Jetstar has cancelled 90 weekend flights and rescheduled others in preparation for a pilot strike set to start on Saturday morning.
The budget airline says 80 per cent of flights will operate as scheduled, and other passengers will be accommodated by consolidating affected flights, moving services onto larger aircraft, rescheduling flights and putting passengers on Qantas flights.
About 5 per cent of passengers will not be able to depart for their destination on the scheduled day, and customers were being notified on Wednesday of any changes to their bookings, the airline said.
Australian Federation of Air Pilots members, who make up around 80 per cent of Jetstar’s mainline pilots, will walk off the job for four hours on Saturday and Sunday amid stalled wage negotiations.
Jetstar boss Gareth Evans said 44 flights would be cancelled on Saturday and 46 on Sunday. The airline operates about 370 domestic and international flights a day.
“We know the union’s actions are creating uncertainty for travellers,” Mr Evans said.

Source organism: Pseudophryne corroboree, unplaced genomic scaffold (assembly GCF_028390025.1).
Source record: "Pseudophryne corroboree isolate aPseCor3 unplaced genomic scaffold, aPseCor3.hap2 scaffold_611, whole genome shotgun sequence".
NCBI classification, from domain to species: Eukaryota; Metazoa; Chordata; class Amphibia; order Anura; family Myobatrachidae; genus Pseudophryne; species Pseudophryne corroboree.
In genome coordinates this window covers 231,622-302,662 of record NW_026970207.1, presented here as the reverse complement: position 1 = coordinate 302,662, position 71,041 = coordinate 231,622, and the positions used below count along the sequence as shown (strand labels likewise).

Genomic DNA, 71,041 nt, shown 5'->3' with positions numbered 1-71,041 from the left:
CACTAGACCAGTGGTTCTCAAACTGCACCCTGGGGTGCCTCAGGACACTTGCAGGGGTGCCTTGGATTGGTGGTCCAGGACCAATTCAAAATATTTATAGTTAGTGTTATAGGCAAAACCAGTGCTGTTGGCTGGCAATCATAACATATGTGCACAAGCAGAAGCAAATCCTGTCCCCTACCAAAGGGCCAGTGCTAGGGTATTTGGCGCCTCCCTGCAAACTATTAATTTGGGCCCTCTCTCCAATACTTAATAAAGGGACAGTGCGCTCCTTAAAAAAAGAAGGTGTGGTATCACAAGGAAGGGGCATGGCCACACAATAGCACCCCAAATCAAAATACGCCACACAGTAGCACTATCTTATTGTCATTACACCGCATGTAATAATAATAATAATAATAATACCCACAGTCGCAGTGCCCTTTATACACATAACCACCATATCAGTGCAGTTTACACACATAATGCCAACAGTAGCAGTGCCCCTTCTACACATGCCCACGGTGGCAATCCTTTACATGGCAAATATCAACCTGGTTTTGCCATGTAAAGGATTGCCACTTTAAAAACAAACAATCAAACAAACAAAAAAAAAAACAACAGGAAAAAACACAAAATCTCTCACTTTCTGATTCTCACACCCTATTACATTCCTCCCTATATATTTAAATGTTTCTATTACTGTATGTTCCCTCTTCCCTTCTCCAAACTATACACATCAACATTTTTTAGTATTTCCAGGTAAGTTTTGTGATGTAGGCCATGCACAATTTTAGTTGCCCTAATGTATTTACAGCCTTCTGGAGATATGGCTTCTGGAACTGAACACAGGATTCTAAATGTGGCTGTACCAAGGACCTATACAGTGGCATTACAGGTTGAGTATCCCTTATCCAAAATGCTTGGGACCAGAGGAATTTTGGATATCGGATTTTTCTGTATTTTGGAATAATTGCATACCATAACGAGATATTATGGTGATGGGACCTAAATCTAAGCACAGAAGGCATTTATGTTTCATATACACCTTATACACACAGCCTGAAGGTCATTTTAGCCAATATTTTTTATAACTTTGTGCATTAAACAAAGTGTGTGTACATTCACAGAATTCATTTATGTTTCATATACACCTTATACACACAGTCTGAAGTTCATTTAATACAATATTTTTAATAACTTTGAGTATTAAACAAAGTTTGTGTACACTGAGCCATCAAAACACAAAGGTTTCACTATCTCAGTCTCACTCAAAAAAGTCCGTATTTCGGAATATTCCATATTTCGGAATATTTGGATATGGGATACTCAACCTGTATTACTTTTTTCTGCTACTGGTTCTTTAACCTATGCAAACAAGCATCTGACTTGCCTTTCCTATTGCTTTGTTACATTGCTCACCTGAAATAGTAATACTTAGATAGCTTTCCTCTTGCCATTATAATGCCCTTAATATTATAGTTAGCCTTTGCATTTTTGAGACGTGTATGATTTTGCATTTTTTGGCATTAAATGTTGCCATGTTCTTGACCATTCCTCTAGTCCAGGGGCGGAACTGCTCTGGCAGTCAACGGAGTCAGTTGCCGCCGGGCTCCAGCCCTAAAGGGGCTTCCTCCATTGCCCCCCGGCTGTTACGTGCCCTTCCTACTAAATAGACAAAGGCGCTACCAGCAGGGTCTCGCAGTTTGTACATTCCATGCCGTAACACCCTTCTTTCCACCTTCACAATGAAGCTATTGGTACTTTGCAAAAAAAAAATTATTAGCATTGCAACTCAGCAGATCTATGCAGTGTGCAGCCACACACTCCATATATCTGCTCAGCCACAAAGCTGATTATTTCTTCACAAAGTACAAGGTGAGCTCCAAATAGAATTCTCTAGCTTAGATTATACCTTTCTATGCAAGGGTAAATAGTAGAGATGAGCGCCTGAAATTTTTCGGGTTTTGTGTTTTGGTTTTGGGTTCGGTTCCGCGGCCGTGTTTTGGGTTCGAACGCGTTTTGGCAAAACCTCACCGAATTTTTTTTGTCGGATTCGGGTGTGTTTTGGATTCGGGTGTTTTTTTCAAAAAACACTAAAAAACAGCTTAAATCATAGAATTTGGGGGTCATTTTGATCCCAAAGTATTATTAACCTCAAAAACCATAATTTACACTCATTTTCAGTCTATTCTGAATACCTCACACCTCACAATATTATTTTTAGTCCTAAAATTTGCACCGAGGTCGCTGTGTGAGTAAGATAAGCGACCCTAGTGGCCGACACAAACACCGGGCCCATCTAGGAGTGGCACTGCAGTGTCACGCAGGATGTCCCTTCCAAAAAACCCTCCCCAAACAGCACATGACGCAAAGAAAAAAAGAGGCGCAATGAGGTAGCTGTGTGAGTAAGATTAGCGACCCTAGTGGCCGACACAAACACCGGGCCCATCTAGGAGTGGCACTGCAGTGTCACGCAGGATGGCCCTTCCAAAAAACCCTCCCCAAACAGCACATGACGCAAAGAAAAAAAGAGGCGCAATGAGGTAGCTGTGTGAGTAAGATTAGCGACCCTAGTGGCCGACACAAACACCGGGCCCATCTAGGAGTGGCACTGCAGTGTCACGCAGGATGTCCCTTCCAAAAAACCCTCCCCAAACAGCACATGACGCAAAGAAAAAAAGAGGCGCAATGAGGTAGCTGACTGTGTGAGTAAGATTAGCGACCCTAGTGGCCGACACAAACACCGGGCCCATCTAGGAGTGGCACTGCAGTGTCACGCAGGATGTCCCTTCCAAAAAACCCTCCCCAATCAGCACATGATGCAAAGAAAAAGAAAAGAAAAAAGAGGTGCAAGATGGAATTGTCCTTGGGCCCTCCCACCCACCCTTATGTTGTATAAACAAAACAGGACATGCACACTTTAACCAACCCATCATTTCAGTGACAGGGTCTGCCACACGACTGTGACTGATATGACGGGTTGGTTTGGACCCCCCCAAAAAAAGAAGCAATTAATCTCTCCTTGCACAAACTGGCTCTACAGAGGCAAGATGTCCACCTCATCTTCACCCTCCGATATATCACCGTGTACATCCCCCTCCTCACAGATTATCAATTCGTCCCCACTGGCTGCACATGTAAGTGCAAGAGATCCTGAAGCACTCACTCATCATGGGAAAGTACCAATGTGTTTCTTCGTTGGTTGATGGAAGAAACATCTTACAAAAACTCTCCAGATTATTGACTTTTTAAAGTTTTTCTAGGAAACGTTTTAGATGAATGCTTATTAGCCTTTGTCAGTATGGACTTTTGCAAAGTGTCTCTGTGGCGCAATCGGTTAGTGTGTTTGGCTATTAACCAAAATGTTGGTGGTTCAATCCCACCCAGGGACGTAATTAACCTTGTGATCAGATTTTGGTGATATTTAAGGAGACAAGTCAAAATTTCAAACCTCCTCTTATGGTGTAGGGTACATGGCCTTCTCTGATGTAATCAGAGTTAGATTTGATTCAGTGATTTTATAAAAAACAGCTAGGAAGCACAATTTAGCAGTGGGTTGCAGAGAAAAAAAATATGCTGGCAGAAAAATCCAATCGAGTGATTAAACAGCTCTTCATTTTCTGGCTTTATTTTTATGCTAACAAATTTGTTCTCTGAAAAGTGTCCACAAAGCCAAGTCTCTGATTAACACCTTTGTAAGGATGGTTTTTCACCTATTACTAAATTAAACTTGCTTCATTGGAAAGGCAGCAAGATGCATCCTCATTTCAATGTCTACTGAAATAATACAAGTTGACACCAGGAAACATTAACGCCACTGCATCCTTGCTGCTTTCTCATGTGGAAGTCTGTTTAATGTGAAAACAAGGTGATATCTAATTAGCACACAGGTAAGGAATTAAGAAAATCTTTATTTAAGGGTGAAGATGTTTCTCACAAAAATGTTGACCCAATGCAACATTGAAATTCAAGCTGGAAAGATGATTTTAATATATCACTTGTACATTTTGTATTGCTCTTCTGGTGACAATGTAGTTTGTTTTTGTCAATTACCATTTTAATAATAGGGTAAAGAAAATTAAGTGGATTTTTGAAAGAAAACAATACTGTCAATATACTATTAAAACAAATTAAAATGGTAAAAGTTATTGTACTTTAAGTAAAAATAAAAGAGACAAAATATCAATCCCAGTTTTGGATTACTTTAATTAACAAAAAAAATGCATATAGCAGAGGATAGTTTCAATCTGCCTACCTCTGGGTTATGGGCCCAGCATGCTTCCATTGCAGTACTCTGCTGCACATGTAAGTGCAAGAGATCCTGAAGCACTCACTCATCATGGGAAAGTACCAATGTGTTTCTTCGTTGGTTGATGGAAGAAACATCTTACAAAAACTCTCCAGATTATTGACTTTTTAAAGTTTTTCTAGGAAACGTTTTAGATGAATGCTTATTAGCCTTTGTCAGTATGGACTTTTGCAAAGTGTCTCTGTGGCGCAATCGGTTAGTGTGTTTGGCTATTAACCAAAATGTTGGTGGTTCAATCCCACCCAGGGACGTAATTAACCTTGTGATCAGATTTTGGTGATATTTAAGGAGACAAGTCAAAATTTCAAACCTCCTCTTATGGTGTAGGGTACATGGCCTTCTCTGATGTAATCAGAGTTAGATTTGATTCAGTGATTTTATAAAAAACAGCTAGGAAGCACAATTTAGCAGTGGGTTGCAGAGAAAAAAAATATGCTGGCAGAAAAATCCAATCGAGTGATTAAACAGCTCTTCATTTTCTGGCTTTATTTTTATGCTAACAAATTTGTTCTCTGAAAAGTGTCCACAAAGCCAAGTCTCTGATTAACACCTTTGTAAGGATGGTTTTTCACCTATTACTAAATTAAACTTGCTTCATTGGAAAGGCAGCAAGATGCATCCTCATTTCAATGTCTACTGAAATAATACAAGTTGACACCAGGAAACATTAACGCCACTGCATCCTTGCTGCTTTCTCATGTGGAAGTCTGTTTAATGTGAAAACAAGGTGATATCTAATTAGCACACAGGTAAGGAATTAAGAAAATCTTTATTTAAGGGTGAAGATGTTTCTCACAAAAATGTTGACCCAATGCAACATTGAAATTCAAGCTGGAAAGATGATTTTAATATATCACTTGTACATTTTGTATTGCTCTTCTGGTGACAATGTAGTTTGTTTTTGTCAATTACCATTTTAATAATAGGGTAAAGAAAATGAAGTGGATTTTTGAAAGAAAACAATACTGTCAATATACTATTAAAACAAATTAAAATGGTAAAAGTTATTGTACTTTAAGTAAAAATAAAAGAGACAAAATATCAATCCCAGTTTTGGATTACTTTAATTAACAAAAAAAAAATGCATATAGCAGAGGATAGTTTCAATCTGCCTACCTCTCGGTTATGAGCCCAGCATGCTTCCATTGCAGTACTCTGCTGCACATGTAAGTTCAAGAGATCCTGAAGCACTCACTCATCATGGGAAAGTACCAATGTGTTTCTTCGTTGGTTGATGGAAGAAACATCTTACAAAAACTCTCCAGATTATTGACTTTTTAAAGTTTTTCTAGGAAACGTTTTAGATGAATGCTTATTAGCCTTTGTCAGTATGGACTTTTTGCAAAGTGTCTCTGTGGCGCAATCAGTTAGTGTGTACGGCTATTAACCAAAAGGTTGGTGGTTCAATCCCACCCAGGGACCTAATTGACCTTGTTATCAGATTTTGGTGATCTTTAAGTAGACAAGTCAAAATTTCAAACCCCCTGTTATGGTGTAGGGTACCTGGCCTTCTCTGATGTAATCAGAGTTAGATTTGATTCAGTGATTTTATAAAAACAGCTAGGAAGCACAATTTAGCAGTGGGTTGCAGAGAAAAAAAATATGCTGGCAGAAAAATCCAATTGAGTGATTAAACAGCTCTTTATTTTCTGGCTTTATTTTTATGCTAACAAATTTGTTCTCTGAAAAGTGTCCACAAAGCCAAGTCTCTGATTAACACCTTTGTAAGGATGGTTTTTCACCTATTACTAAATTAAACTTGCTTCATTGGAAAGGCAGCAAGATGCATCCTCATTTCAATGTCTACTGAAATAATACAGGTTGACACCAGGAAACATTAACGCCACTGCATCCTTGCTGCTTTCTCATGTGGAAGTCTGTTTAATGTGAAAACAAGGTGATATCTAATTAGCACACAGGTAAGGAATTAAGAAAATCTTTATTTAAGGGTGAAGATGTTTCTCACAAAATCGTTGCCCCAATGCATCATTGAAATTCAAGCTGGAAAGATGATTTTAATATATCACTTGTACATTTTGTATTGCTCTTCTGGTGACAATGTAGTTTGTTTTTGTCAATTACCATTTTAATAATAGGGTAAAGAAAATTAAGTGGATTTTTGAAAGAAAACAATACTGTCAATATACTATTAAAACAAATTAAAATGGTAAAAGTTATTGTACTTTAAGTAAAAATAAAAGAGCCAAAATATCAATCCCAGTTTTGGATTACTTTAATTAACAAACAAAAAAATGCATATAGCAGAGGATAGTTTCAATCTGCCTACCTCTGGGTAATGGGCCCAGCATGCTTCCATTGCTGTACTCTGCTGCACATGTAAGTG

“We remain committed to reaching a new agreement to support the great work our people do every day, but not at any cost.”
On top of the dispute with pilots, 250 Jetstar baggage handlers and ground crew will hold two two-hour stop-work meetings at various times on Friday at Sydney, Melbourne, Avalon, Brisbane, Cairns and Adelaide airports.
Union pilots who fly Jetstar’s narrow-body aircraft, which are mostly used on domestic routes, will not operate flights out of their home base between 5am to 9am on Saturday December 14 and Sunday December 15.
International pilots will not operate Boeing 787 Dreamliners from their home base between 2.30pm to 6.30pm on Saturday or between 9.30am and 1.30pm on Sunday.
The pilots’ union has said it will not take any industrial action between December 20 and January 3, with the potential to resume strikes after that. Pilots have voted to approve action, including stop-works, of up to 24 hours.
Jetstar has said its pilots are demanding a deal that would be the equivalent of a 15 per cent wage increase, which would stop it from being able to offer cheap fares.
However the union says they have only asked for a 3 per cent wage rise, with the 15 per cent figures based on a exaggerated costing of non-salary claims.
More to come
Source: Thanks smh.com